The Earth rotates and the planets move in elliptical orbits around either the Earth or Sun; uncertain whether the model is geocentric or heliocentric due to planetary orbits given with respect to both the Earth and Sun. 
Medieval universe 
Medieval philosophers(500–1200) 
Finite in time 
A universe that is finite in time and has a beginning is proposed by the Christian philosopher John Philoponus, who argues against the ancient Greek notion of an infinite past. Logical arguments supporting a finite universe are developed by the early Muslim philosopher Alkindus, the Jewish philosopher Saadia Gaon, and the Muslim theologian Algazel. 
Fakhr alDin alRazi(1149–1209) 
Multiverse, multiple worlds and universes 
There exists an infinite outer space beyond the known world, and God has the power to fill the vacuum with an infinite number of universes. 

Maragha models 
Maragha school (1259–1528) 
Geocentric 
Various modifications to Ptolemaic model and Aristotelian universe, including rejection of equant and eccentrics at Maragheh observatory, and introduction of Tusicouple by AlTusi. Alternative models later proposed, including the first accurate lunar model by Ibn alShatir, a model rejecting stationary Earth in favor of Earth's rotation by Ali Kuşçu, and planetary model incorporating "circular inertia" by AlBirjandi. 
Nilakanthan model 
Nilakantha Somayaji(1444–1544) 
Geocentric and heliocentric 
A universe in which the planets orbit the Sun, which orbits the Earth; similar to the later Tychonic system 
Nicolaus Copernicus(1473–1543) 
Heliocentric with circular planetary orbits 
First described in De revolutionibus orbium coelestium. 

Tycho Brahe(1546–1601) 
Geocentric and Heliocentric 
A universe in which the planets orbit the Sun and the Sun orbits the Earth, similar to the earlier Nilakanthan model. 

Giordano Bruno (1548–1600) 
Infinite extent, infinite time, homogeneous, isotropic, nonhierarchical 
Rejects the idea of a hierarchical universe. Earth and Sun have no special properties in comparison with the other heavenly bodies. The void between the stars is filled with aether, and matter is composed of the same four elements (water, earth, fire, and air), and is atomistic, animistic and intelligent. 

Keplerian 
Johannes Kepler (1571–1630) 
Heliocentric with elliptical planetary orbits 
Kepler's discoveries, marrying mathematics and physics, provided the foundation for our present conception of the Solar system, but distant stars were still seen as objects in a thin, fixed celestial sphere.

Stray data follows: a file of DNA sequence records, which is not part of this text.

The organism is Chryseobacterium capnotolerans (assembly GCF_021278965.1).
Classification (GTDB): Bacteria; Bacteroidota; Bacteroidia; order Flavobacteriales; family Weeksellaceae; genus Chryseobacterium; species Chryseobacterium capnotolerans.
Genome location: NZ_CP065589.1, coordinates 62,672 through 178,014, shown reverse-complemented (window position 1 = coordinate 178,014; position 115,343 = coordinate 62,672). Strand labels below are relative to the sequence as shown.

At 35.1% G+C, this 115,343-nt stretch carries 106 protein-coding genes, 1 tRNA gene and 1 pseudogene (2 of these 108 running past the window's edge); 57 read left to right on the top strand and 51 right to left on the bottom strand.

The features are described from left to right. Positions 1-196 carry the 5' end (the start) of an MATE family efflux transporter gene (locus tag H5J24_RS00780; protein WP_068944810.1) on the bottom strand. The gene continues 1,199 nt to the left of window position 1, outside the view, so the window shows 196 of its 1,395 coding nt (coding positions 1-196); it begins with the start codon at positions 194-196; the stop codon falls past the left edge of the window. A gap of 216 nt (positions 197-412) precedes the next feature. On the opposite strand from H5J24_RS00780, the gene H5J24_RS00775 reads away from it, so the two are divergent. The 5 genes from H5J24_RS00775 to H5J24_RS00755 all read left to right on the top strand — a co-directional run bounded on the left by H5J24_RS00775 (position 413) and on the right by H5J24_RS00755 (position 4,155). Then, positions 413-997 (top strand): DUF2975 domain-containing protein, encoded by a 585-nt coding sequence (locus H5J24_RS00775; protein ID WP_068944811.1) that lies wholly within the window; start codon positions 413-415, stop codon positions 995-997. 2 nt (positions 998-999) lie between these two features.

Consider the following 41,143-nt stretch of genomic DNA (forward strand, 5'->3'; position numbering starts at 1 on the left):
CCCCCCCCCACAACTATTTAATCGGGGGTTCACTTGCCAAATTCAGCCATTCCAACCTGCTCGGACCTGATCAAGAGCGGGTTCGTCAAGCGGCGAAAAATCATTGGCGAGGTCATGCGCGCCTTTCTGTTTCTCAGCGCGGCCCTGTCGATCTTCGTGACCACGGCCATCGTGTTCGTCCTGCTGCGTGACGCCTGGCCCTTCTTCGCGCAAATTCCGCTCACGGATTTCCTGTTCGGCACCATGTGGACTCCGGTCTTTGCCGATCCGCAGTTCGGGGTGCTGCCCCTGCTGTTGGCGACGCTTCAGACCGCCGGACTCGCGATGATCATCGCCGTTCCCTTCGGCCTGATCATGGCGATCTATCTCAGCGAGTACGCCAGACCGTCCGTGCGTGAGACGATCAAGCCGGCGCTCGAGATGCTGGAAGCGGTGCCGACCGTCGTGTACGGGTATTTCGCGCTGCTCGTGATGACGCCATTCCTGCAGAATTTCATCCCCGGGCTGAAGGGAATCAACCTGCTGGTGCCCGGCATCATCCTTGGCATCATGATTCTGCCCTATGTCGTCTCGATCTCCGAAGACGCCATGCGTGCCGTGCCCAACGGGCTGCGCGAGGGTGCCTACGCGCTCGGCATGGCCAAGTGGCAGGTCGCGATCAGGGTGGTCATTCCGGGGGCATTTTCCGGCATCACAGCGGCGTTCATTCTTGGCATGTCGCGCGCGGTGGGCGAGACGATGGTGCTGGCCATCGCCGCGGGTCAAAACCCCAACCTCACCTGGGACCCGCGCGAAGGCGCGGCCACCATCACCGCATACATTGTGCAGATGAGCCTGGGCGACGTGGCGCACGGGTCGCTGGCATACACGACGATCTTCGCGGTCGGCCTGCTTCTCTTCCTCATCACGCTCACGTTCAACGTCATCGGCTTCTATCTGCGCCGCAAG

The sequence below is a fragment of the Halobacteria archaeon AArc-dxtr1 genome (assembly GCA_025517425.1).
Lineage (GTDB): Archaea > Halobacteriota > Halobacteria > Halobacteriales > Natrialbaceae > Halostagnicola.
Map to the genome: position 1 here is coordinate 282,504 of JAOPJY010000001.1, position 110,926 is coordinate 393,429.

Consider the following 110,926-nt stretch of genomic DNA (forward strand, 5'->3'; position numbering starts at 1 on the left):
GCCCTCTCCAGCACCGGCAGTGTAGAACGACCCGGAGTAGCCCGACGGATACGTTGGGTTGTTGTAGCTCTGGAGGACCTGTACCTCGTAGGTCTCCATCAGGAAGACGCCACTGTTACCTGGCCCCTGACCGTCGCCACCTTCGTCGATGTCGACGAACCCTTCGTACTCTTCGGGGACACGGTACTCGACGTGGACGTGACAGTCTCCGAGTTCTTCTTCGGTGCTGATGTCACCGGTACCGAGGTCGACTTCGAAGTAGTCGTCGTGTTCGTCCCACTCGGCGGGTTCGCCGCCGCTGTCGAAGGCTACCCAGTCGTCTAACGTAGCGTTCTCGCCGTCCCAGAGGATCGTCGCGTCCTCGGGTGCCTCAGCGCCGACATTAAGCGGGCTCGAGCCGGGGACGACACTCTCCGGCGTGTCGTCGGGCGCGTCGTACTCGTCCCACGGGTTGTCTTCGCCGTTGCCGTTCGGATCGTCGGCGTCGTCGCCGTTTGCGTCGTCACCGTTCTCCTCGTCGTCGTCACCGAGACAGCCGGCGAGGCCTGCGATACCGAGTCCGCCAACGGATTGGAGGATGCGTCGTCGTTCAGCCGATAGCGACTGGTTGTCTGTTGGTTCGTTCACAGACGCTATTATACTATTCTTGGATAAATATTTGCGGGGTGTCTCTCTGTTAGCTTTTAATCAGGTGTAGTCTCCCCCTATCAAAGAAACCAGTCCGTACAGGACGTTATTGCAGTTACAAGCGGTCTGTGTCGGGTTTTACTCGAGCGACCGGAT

Static Newtonian 
Isaac Newton(1642–1727) 
Static (evolving), steady state, infinite 
Every particle in the universe attracts every other particle. Matter on the large scale is uniformly distributed. Gravitationally balanced but unstable. 
Cartesian Vortex universe 
René Descartes, 17th century 
Static (evolving), steady state, infinite 
System of huge swirling whirlpools of aethereal or fine matter produces what we would call gravitational effects. But his vacuum was not empty; all space was filled with matter. 
Hierarchical universe 
Immanuel Kant, Johann Lambert, 18th century 
Static (evolving), steady state, infinite 
Matter is clustered on ever larger scales of hierarchy. Matter is endlessly recycled. 
Albert Einstein, 1917 
Static (nominally). Bounded (finite) 
"Matter without motion". Contains uniformly distributed matter. Uniformly curved spherical space; based on Riemann's hypersphere. Curvature is set equal to Λ. In effect Λ is equivalent to a repulsive force which counteracts gravity. Unstable. 

Willem de Sitter, 1917 
Steady state. Λ > 0 
"Motion without matter." Only apparently static. Based on Einstein's general relativity. Space expands with constant acceleration. Scale factor increases exponentially (constant inflation). 

MacMillan universe 
Static and steady state 
New matter is created from radiation; starlight perpetually recycled into new matter particles. 

Friedmann universe, spherical space 
Spherical expanding space. k= +1 ; no Λ 
Positive curvature. Curvature constant k = +1 Expands then recollapses. Spatially closed (finite). 

Friedmann universe, hyperbolic space 
Alexander Friedmann, 1924 
Hyperbolic expanding space. k= 1 ; no Λ 
Negative curvature. Said to be infinite (but ambiguous). Unbounded. Expands forever. 
Paul Dirac1930s 
Expanding